The narrowing interpretation of Islam that has resulted, said one UMNO official, is causing “a creeping Islamization.”

It is no small irony that in neighboring Indonesia, whose international reputation is still ailing from the Bali and JW Marriott terrorist attacks, there is no fundamentalist political party with the kind of grass-roots support that sustains PAS in Malaysia; and that there is a vibrant discourse about Islam’s identity and what Islam’s relationship to the state should be. Indonesia has a free press and the government is generally more tolerant of religious and political activism.

“It is a more progressive Islam in Indonesia,” said Andrew Tan, a security analyst with the Institute of Defense and Strategic Studies in Singapore. “They have allowed for a great deal more room for debate in Indonesia.”

Mr. Tan said that Malaysia deserves credit for meeting some of its suspected extremist elements head-on. In the wake of September 11, for example, Mr. Mahathir closed Islamic schools suspected of preaching extremism. But, Mr. Tan added, “I wouldn’t be surprised at all if there were a terrorist attack in Malaysia.” Several of the leading suspects in the Bali and JW Marriott bombings are either Malaysian or have spent considerable time in Malaysia; last month, a Marriott bomb suspect named Malaysian fugitive Azahari Husin as the mastermind of the blast.

Mr. Tan observed: “There’s a lot of sympathies for larger Muslim causes in Malaysia.” The U.S.-led invasion of Iraq and the continued occupation of Palestine are not likely to diminish support for those causes. Nor is the state-controlled media’s frequent vilification of the West.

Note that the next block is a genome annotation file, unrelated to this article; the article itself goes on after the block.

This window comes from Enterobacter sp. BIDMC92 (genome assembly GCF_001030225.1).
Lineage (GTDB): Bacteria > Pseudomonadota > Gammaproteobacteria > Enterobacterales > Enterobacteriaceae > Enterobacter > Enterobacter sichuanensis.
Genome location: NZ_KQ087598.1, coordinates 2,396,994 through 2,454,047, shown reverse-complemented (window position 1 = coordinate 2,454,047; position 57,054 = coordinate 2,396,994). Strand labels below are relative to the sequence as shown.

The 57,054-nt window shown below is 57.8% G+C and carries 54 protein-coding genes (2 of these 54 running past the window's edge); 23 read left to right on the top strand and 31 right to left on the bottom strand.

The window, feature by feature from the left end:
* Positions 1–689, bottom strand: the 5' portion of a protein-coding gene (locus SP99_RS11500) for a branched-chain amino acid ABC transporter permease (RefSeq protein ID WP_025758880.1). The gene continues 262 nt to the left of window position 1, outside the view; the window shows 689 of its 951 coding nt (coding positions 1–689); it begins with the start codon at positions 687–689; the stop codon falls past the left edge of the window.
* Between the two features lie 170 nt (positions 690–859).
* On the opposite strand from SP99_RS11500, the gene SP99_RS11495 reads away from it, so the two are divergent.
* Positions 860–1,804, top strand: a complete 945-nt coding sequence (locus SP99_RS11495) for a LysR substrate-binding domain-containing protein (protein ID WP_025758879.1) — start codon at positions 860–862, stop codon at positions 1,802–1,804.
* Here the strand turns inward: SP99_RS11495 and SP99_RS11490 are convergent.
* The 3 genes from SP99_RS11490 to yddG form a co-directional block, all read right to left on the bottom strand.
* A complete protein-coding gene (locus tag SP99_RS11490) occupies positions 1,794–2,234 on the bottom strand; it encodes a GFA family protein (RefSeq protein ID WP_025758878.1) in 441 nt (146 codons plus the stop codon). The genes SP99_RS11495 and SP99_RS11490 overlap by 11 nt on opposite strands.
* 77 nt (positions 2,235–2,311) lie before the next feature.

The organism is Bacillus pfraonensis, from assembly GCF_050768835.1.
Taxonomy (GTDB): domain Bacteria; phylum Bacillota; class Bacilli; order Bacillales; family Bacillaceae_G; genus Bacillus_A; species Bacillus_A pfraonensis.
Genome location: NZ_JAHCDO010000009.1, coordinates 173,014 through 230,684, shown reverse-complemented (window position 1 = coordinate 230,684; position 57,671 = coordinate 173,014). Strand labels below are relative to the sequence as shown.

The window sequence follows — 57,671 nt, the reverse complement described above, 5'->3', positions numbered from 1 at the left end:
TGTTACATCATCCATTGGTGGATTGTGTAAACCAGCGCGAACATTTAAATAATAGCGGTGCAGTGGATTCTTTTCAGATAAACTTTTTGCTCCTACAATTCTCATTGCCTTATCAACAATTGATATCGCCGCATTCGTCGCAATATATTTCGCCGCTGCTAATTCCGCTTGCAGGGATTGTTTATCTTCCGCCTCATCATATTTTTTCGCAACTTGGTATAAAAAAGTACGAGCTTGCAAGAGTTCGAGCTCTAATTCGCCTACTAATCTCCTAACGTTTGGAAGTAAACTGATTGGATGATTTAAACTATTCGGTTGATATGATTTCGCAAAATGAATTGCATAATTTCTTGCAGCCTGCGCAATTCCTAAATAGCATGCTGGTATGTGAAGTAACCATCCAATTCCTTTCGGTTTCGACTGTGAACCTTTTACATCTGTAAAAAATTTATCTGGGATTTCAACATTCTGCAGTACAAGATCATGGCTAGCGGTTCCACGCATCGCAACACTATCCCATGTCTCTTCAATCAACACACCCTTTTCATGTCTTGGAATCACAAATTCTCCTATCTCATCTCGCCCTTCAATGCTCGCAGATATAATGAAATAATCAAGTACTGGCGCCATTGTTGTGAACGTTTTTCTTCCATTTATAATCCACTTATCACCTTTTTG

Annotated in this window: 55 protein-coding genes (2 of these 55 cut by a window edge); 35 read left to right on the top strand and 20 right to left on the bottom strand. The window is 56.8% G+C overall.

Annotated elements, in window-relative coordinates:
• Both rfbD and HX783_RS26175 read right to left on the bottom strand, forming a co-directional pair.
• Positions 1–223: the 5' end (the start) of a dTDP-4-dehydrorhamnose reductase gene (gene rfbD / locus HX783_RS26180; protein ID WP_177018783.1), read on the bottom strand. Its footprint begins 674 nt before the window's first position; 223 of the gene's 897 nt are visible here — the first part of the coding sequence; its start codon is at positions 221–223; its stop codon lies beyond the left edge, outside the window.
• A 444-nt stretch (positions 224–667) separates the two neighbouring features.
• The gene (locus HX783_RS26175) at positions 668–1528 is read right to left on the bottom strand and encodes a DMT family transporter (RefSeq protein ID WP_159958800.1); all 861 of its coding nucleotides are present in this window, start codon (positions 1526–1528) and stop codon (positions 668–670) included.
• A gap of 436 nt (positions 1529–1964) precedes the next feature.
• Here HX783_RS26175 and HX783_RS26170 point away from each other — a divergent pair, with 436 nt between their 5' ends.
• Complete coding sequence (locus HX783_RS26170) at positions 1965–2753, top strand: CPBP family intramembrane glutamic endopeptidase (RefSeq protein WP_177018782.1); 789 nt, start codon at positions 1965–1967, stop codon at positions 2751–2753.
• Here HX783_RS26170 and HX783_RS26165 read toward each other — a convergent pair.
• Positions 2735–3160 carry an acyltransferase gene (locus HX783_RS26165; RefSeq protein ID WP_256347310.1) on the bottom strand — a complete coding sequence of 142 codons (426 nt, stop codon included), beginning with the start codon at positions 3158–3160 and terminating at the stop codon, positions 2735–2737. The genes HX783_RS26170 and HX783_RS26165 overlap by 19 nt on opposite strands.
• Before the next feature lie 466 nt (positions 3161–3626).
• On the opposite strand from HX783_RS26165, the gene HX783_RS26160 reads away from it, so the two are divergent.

And while conservative, even fundamentalist, Islamic movements cannot themselves be equated with terrorism, some of them, Mr. Tan said, produce “fringe radical elements.” Discontent over domestic issues is often what galvanizes them.

By some estimates, 50 percent of Malays under the age of 30 now support PAS, a most telling indication, experts say, of the restlessness dogging Malaysia’s heartland. During Mr. Mahathir’s iron-fisted reign, many Malay farmers’ incomes shrank, a substantial number of small businesses lost out to foreign competition, and Mr. Mahathir’s penchant for mega-projects tended to favor the ruling elite. But the single biggest gift to the opposition came in 1998, when Mr. Mahathir sacked and jailed his popular deputy, Anwar Ibrahim, on dubious charges of sodomy and corruption. Mr. Ibrahim was UMNO’s most potent symbol in its struggle to appear at once progressive and Islamic. “As long as Anwar was there in the Cabinet, the policies that were pursued were somehow regarded to be ‘Islamically correct’ and thus acceptable,” noted Malaysian writer Farish Noor in a 1999 essay.

UMNO is banking on Mr. Mahathir’s hand-picked successor, Abdullah Badawi, to win back Malay support. His political fate might well depend on it. His reputation as “Mr. Clean” should aid him in the quest.

His Islamic credentials should help, too: He comes from a respected family of Muslim scholars, majored in Islamic studies at the University of Malaya and often leads Muslim prayers when visiting villages.

But whether it’s enough to abate the rightward shift of Malaysian Islam remains uncertain, as does where the trend might lead Malaysia.